The choice of nipple material inspires zealotry — some prefer brass, some prefer aluminum, others a mix of materials. Brass nipples are more popular because they’re cheaper, stronger and more corrosion resistant. Aluminum nipples feature superior finishes at one third the weight. How to choose? If you’re hard on gear, clean infrequently or ride in adverse conditions, then brass is a sensible choice. For scenarios where weight and performance matter, aluminum is the way to go.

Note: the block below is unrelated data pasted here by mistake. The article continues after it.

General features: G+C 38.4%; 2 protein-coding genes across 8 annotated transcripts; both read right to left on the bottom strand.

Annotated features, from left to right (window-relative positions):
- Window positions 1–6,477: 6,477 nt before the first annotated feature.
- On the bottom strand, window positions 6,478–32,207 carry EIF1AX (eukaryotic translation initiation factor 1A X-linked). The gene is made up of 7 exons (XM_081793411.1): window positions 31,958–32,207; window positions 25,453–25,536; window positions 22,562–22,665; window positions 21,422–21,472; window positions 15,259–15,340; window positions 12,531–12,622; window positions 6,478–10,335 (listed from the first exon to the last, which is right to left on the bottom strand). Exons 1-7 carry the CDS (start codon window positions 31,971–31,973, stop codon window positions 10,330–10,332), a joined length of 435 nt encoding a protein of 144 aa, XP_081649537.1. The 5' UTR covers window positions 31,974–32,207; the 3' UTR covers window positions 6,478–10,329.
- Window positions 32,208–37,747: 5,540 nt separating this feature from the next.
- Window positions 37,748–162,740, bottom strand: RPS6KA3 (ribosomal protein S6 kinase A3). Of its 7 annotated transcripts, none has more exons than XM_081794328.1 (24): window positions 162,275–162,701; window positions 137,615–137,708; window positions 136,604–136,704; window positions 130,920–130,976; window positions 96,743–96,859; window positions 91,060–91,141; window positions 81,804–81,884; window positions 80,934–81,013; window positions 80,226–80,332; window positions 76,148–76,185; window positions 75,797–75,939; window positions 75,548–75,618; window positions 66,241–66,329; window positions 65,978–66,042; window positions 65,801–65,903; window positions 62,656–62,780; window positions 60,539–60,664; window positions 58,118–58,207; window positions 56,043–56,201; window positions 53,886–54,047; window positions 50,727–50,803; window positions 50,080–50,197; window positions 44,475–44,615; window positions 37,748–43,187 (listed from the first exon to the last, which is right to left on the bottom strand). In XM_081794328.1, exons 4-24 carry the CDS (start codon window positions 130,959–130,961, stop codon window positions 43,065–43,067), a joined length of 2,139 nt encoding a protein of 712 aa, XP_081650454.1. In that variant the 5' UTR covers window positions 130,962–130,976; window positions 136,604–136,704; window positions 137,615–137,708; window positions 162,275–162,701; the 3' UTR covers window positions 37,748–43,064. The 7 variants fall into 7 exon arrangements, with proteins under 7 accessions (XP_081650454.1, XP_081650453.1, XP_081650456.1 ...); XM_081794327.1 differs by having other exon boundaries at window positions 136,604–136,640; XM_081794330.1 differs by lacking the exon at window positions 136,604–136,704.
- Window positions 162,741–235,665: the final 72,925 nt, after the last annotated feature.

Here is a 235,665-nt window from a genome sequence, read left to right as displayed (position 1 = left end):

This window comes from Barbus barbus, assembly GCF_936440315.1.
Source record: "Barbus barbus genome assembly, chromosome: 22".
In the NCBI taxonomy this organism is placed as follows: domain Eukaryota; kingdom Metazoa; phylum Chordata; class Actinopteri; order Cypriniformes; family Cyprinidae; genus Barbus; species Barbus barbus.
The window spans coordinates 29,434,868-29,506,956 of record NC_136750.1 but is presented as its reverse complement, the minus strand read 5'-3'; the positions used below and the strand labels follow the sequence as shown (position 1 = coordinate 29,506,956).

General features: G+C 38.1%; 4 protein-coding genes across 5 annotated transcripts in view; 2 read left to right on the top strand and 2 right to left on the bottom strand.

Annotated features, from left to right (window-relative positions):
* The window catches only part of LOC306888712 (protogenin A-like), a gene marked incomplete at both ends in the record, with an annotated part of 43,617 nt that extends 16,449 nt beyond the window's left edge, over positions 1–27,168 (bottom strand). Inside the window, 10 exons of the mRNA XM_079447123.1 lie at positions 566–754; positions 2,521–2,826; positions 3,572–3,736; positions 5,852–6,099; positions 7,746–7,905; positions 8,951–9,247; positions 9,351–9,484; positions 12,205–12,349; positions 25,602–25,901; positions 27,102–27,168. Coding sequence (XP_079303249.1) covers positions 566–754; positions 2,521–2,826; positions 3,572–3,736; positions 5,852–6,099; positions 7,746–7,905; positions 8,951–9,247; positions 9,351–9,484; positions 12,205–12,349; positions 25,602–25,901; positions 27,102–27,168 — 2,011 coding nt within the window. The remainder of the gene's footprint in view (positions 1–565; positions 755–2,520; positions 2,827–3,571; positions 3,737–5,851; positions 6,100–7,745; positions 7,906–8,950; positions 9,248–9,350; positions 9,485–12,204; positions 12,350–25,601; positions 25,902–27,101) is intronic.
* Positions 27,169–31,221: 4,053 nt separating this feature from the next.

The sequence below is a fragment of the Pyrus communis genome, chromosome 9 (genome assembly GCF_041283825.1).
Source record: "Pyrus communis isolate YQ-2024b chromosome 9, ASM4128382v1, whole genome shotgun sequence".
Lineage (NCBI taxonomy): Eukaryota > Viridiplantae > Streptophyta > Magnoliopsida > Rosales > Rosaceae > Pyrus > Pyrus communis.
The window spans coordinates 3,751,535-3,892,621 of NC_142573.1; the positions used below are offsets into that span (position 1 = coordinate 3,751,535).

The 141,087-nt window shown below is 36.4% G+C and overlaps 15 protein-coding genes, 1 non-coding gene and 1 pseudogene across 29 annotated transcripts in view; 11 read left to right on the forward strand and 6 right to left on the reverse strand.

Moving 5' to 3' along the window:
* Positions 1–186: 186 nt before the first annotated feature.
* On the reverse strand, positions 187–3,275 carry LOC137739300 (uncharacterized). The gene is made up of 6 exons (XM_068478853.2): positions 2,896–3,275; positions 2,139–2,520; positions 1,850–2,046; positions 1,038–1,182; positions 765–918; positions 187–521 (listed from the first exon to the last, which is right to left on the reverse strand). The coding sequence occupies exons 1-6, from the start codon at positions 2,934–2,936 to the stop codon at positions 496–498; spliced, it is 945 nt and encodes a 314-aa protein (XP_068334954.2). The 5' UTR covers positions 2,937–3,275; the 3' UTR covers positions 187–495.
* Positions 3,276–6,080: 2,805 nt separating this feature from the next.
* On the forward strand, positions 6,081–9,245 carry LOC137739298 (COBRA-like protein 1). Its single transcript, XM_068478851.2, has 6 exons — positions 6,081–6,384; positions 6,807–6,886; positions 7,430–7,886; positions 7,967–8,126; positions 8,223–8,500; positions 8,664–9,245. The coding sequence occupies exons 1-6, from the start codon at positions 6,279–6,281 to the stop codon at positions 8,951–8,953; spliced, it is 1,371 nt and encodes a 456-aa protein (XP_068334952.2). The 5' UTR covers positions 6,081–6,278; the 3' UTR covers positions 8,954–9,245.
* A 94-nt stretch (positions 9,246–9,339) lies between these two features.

Working with aluminum nipples shouldn’t inspire fear — in fact many find aluminum nipples turn more smoothly. How do pros work with aluminum? First, use liberal lubrication. When building in the first place, make sure threads are fully covered with oil or other spoke preparation compound. When making adjustments down the road, dribble a thin oil into the nipple and into the rim at the base of the nipple. Second, avoid stressing aluminum nipples by using a 4-sided spoke wrench (e.g. Park Tool SW-40). Compared to a regular 3-sided wrench, a better tool distributes forces more evenly. If your nipple has a secondary hex interface on the rear, that’s a safe way of applying torque too. Last buy quality aluminum nipples. I stock Sapim nipples made of 7075 aluminum, a stronger alloy that is not the industry norm. Sapim anodizes silver nipples for corrosion resistance whereas other makers ship these raw. From a quality perspective aluminum nipples are less interchangeable across brands.